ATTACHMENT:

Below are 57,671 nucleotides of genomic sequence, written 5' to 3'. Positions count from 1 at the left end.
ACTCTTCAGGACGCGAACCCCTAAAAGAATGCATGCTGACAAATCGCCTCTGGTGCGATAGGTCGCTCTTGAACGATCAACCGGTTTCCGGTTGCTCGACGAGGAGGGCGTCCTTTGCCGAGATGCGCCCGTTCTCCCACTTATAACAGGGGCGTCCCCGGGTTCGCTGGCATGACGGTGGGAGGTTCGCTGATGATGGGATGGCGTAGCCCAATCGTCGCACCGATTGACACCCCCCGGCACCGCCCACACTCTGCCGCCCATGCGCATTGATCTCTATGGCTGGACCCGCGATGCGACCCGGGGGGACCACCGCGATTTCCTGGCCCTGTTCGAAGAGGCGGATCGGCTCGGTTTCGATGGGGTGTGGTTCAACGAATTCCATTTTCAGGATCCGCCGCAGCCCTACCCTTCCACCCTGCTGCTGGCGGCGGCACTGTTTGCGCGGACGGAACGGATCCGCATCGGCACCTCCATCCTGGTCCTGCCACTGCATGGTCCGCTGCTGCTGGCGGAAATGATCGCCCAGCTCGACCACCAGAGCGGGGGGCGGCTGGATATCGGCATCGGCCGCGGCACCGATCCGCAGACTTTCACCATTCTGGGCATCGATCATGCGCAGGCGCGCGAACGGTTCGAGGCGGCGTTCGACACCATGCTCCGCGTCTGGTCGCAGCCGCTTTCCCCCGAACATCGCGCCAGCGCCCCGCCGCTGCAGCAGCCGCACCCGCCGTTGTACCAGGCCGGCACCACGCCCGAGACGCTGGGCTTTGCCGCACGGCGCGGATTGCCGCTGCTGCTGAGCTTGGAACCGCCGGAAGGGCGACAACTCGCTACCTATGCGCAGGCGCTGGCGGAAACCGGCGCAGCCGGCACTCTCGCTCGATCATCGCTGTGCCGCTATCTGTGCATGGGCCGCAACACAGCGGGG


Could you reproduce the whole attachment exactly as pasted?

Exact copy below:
Below are 57,671 nucleotides of genomic sequence, written 5' to 3'. Positions count from 1 at the left end.
ACTCTTCAGGACGCGAACCCCTAAAAGAATGCATGCTGACAAATCGCCTCTGGTGCGATAGGTCGCTCTTGAACGATCAACCGGTTTCCGGTTGCTCGACGAGGAGGGCGTCCTTTGCCGAGATGCGCCCGTTCTCCCACTTATAACAGGGGCGTCCCCGGGTTCGCTGGCATGACGGTGGGAGGTTCGCTGATGATGGGATGGCGTAGCCCAATCGTCGCACCGATTGACACCCCCCGGCACCGCCCACACTCTGCCGCCCATGCGCATTGATCTCTATGGCTGGACCCGCGATGCGACCCGGGGGGACCACCGCGATTTCCTGGCCCTGTTCGAAGAGGCGGATCGGCTCGGTTTCGATGGGGTGTGGTTCAACGAATTCCATTTTCAGGATCCGCCGCAGCCCTACCCTTCCACCCTGCTGCTGGCGGCGGCACTGTTTGCGCGGACGGAACGGATCCGCATCGGCACCTCCATCCTGGTCCTGCCACTGCATGGTCCGCTGCTGCTGGCGGAAATGATCGCCCAGCTCGACCACCAGAGCGGGGGGCGGCTGGATATCGGCATCGGCCGCGGCACCGATCCGCAGACTTTCACCATTCTGGGCATCGATCATGCGCAGGCGCGCGAACGGTTCGAGGCGGCGTTCGACACCATGCTCCGCGTCTGGTCGCAGCCGCTTTCCCCCGAACATCGCGCCAGCGCCCCGCCGCTGCAGCAGCCGCACCCGCCGTTGTACCAGGCCGGCACCACGCCCGAGACGCTGGGCTTTGCCGCACGGCGCGGATTGCCGCTGCTGCTGAGCTTGGAACCGCCGGAAGGGCGACAACTCGCTACCTATGCGCAGGCGCTGGCGGAAACCGGCGCAGCCGGCACTCTCGCTCGATCATCGCTGTGCCGCTATCTGTGCATGGGCCGCAACACAGCGGGG